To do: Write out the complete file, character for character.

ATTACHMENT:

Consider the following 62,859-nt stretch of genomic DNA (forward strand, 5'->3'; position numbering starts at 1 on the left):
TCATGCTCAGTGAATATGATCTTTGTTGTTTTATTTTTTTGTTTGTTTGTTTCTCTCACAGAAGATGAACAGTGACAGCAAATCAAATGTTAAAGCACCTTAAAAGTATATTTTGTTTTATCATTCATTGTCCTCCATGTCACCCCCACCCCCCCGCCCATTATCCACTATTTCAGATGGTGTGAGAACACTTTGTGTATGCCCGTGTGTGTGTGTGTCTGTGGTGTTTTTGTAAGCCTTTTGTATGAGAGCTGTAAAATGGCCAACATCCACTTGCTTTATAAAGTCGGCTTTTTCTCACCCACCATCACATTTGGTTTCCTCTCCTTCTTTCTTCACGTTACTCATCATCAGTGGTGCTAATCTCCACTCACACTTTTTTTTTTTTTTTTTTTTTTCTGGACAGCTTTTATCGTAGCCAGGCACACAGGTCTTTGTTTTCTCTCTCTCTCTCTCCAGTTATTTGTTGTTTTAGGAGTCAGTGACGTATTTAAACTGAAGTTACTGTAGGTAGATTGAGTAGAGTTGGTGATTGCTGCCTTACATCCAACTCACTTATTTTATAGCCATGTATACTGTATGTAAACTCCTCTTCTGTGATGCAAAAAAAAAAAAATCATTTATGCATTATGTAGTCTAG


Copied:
Consider the following 62,859-nt stretch of genomic DNA (forward strand, 5'->3'; position numbering starts at 1 on the left):
TCATGCTCAGTGAATATGATCTTTGTTGTTTTATTTTTTTGTTTGTTTGTTTCTCTCACAGAAGATGAACAGTGACAGCAAATCAAATGTTAAAGCACCTTAAAAGTATATTTTGTTTTATCATTCATTGTCCTCCATGTCACCCCCACCCCCCCGCCCATTATCCACTATTTCAGATGGTGTGAGAACACTTTGTGTATGCCCGTGTGTGTGTGTGTCTGTGGTGTTTTTGTAAGCCTTTTGTATGAGAGCTGTAAAATGGCCAACATCCACTTGCTTTATAAAGTCGGCTTTTTCTCACCCACCATCACATTTGGTTTCCTCTCCTTCTTTCTTCACGTTACTCATCATCAGTGGTGCTAATCTCCACTCACACTTTTTTTTTTTTTTTTTTTTTTCTGGACAGCTTTTATCGTAGCCAGGCACACAGGTCTTTGTTTTCTCTCTCTCTCTCTCCAGTTATTTGTTGTTTTAGGAGTCAGTGACGTATTTAAACTGAAGTTACTGTAGGTAGATTGAGTAGAGTTGGTGATTGCTGCCTTACATCCAACTCACTTATTTTATAGCCATGTATACTGTATGTAAACTCCTCTTCTGTGATGCAAAAAAAAAAAAATCATTTATGCATTATGTAGTCTAG